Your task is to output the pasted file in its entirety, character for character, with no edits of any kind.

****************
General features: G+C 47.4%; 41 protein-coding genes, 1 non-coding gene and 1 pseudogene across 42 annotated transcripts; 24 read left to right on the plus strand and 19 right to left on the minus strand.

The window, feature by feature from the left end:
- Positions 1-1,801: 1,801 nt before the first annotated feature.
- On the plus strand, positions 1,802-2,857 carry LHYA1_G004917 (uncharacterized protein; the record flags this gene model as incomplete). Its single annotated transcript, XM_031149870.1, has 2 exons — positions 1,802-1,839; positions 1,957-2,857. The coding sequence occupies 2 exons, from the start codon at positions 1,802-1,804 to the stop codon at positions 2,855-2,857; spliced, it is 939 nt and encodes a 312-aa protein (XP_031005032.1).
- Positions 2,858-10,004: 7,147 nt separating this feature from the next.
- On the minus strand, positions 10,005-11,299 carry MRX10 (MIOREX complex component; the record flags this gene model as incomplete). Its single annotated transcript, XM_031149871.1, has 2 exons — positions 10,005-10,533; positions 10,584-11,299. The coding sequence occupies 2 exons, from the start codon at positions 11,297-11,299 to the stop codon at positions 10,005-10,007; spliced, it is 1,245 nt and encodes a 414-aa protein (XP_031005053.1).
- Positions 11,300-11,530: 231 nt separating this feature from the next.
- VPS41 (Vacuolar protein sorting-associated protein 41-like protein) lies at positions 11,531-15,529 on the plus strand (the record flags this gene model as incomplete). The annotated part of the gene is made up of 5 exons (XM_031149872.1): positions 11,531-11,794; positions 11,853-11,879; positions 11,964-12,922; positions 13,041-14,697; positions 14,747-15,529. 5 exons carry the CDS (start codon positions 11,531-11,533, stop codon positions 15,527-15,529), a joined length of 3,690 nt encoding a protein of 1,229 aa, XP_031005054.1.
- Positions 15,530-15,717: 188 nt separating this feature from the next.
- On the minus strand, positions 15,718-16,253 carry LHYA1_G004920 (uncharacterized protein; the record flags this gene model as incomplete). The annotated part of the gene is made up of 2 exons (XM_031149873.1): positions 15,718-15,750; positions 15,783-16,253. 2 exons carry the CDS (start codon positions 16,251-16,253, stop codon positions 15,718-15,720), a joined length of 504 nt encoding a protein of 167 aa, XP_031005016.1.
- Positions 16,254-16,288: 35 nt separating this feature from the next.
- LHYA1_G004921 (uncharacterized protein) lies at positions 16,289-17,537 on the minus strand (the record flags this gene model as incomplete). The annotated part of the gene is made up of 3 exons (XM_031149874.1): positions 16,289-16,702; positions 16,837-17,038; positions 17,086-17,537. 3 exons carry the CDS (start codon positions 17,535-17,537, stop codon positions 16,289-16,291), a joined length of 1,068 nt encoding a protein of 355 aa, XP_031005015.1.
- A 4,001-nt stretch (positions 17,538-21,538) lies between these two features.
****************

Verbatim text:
General features: G+C 47.4%; 41 protein-coding genes, 1 non-coding gene and 1 pseudogene across 42 annotated transcripts; 24 read left to right on the plus strand and 19 right to left on the minus strand.

The window, feature by feature from the left end:
- Positions 1-1,801: 1,801 nt before the first annotated feature.
- On the plus strand, positions 1,802-2,857 carry LHYA1_G004917 (uncharacterized protein; the record flags this gene model as incomplete). Its single annotated transcript, XM_031149870.1, has 2 exons — positions 1,802-1,839; positions 1,957-2,857. The coding sequence occupies 2 exons, from the start codon at positions 1,802-1,804 to the stop codon at positions 2,855-2,857; spliced, it is 939 nt and encodes a 312-aa protein (XP_031005032.1).
- Positions 2,858-10,004: 7,147 nt separating this feature from the next.
- On the minus strand, positions 10,005-11,299 carry MRX10 (MIOREX complex component; the record flags this gene model as incomplete). Its single annotated transcript, XM_031149871.1, has 2 exons — positions 10,005-10,533; positions 10,584-11,299. The coding sequence occupies 2 exons, from the start codon at positions 11,297-11,299 to the stop codon at positions 10,005-10,007; spliced, it is 1,245 nt and encodes a 414-aa protein (XP_031005053.1).
- Positions 11,300-11,530: 231 nt separating this feature from the next.
- VPS41 (Vacuolar protein sorting-associated protein 41-like protein) lies at positions 11,531-15,529 on the plus strand (the record flags this gene model as incomplete). The annotated part of the gene is made up of 5 exons (XM_031149872.1): positions 11,531-11,794; positions 11,853-11,879; positions 11,964-12,922; positions 13,041-14,697; positions 14,747-15,529. 5 exons carry the CDS (start codon positions 11,531-11,533, stop codon positions 15,527-15,529), a joined length of 3,690 nt encoding a protein of 1,229 aa, XP_031005054.1.
- Positions 15,530-15,717: 188 nt separating this feature from the next.
- On the minus strand, positions 15,718-16,253 carry LHYA1_G004920 (uncharacterized protein; the record flags this gene model as incomplete). The annotated part of the gene is made up of 2 exons (XM_031149873.1): positions 15,718-15,750; positions 15,783-16,253. 2 exons carry the CDS (start codon positions 16,251-16,253, stop codon positions 15,718-15,720), a joined length of 504 nt encoding a protein of 167 aa, XP_031005016.1.
- Positions 16,254-16,288: 35 nt separating this feature from the next.
- LHYA1_G004921 (uncharacterized protein) lies at positions 16,289-17,537 on the minus strand (the record flags this gene model as incomplete). The annotated part of the gene is made up of 3 exons (XM_031149874.1): positions 16,289-16,702; positions 16,837-17,038; positions 17,086-17,537. 3 exons carry the CDS (start codon positions 17,535-17,537, stop codon positions 16,289-16,291), a joined length of 1,068 nt encoding a protein of 355 aa, XP_031005015.1.
- A 4,001-nt stretch (positions 17,538-21,538) lies between these two features.